Coconut Oil, what is all the fuss about?

For the last few years I have been hearing more and more about the wonders of Coconut Oil, not only for dogs but also for people and other animals but does it really live up to all the hype?

For me, my interest really peaked when back in December 2014 I featured the amazing Tia in Off the Leash.  Tia, if you remember her story is a rescued Doberman who without being overly dramatic was almost at deaths door when she arrived with her new owners Debbie and Mark and they credit Coconut Oil with transforming her into a dog who is now the picture of health, with the trophy to prove it.

When I saw first-hand the way Tia’s horrendous skin complaint had improved I started to look into Coconut Oil.  I discovered countless reports of it providing relief from itchy skin and allergies, aiding recovery from skin complaints, helping to ease stiff joints, improving digestive problems, speeding the healing of wounds, be used to maintain general condition, the list went on and on. I wanted to know why, what is it about this saturated fat, that gives it these fantastic properties?

I discovered through my research that the answer lies within its molecular structure of medium chain triglycerides (MCT) which are made from a combination of Lauric, Capric and Caprylic acids.  Because of the structure of these acids not only are they easily utilised by the body but they also provide antiviral, antimicrobial, antifungal and antiprozal properties enabling the wide reaching health benefits which are being seen.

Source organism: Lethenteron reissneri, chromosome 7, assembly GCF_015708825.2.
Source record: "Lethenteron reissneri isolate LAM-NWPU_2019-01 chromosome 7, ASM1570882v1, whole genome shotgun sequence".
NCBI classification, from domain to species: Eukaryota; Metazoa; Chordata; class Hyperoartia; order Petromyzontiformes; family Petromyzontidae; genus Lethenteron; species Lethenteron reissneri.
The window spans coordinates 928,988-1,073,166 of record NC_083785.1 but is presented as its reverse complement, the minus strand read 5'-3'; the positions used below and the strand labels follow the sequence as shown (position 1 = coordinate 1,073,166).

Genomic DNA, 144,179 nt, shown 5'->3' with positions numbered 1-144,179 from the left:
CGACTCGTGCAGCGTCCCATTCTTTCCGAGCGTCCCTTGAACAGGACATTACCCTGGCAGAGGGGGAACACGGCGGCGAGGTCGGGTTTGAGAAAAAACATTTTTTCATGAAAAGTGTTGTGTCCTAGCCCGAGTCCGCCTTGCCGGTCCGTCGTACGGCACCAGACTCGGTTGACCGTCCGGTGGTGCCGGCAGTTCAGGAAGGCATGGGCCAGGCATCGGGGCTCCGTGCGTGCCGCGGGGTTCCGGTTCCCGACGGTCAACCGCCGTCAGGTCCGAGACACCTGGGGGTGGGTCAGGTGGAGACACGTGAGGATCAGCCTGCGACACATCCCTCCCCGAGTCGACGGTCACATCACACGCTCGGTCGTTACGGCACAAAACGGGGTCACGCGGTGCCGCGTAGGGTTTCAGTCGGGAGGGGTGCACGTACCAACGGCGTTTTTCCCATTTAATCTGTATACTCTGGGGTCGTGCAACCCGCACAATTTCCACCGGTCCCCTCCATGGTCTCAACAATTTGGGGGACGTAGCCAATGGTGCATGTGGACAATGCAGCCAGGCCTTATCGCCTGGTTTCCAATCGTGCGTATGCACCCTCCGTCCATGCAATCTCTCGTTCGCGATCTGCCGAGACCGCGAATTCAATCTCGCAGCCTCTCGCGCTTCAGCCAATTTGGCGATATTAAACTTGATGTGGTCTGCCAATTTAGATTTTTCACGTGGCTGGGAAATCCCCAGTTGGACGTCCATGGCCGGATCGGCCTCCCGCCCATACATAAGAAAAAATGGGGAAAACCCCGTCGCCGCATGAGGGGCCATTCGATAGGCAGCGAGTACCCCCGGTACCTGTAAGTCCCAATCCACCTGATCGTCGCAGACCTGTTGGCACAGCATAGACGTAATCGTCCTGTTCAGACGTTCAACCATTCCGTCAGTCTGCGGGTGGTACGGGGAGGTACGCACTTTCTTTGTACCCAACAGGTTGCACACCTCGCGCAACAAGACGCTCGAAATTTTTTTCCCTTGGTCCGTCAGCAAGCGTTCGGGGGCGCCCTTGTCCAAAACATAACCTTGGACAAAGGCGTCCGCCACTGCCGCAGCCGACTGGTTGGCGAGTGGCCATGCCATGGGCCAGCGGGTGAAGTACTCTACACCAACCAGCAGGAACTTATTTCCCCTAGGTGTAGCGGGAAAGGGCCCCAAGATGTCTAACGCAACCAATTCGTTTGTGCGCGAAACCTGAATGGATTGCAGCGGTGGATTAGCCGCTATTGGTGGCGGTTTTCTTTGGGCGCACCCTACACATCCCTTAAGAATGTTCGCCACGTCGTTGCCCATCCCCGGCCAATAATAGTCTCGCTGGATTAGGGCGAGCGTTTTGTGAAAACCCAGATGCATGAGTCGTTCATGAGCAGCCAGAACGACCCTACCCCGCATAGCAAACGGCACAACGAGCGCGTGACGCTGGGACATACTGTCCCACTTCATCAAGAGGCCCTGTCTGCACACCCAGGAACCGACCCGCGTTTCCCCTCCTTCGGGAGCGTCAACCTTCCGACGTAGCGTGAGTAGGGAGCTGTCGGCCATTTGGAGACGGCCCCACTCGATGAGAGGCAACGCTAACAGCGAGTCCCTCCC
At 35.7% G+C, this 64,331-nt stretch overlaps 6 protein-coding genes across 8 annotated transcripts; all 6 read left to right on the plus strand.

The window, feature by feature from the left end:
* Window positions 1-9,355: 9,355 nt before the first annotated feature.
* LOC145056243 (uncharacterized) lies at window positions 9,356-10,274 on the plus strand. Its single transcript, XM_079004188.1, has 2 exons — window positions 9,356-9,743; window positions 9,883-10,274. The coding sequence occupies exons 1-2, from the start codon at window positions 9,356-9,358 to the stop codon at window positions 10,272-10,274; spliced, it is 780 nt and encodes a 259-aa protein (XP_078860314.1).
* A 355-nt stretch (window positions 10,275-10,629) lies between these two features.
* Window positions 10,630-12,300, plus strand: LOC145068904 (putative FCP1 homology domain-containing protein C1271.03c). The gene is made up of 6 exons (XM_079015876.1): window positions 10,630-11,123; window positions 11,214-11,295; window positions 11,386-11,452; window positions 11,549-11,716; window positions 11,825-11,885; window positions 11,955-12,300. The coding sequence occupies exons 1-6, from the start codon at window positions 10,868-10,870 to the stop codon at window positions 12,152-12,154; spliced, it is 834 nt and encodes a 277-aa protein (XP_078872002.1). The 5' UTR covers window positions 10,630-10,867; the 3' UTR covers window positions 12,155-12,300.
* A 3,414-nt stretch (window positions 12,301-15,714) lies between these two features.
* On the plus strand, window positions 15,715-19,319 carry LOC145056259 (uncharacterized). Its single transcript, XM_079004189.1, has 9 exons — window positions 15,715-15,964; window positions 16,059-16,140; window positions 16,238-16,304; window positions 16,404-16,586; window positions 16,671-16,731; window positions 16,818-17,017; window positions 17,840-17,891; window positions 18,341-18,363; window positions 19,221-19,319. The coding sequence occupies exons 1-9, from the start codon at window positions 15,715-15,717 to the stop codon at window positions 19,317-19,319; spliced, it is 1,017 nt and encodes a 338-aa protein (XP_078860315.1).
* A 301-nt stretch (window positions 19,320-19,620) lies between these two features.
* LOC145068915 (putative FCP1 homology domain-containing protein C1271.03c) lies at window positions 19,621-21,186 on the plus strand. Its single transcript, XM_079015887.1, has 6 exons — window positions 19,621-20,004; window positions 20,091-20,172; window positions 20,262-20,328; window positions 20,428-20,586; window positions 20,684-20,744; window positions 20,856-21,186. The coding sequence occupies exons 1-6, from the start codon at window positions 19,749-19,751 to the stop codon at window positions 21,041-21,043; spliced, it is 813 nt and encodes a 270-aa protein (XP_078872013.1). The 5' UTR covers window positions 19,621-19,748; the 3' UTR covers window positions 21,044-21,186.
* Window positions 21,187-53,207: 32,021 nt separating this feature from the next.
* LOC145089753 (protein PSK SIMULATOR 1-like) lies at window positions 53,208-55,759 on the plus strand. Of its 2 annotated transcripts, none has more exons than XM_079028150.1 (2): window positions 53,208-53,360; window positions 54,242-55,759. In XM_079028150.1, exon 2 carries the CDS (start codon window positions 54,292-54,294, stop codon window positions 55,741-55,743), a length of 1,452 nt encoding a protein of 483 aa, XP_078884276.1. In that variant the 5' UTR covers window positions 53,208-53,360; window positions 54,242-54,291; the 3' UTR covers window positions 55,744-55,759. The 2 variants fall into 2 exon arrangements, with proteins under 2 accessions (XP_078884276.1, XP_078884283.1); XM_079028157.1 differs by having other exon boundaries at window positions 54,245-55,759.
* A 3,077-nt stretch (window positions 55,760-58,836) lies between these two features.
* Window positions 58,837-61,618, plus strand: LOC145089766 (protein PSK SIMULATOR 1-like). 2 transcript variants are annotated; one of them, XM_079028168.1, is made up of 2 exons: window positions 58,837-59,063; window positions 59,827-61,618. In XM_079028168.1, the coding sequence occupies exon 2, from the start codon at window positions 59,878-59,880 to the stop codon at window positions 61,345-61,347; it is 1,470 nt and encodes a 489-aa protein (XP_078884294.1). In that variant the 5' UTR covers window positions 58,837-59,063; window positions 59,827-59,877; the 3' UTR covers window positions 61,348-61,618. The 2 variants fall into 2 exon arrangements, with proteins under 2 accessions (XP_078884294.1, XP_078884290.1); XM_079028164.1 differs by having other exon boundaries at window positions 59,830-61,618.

Coconut Oil can be used either topically, applying it directly to problem areas or internally in the food as a supplement or as my own dog likes it straight off the spoon! It can be a solid white substance or a liquid, depending on the temperature it is stored at but regardless of its state the positive attributes remain and provided it doesn’t become contaminated a jar will last a long time due to its antifungal and antimicrobial nature.

As with any change of diet or introduction of a supplement it is best to start with a small amount to check your dog’s tolerance and reducing the chance of any stomach upsets or diarrhoea.  You can then slowly build up to the required dosage gradually over a period of time watching for any adverse effects. It should also be said that care should also be taken with dogs with conditions such as pancreatitis as increased fat levels in the blood may be counterproductive so seeking veterinary advice before introducing Coconut Oil to the diet would always be recommended.

So if you have a dog who has an ongoing issue or you simply want to promote good health and condition Nutriment Coconut Oil is well worth considering as an addition to their diet.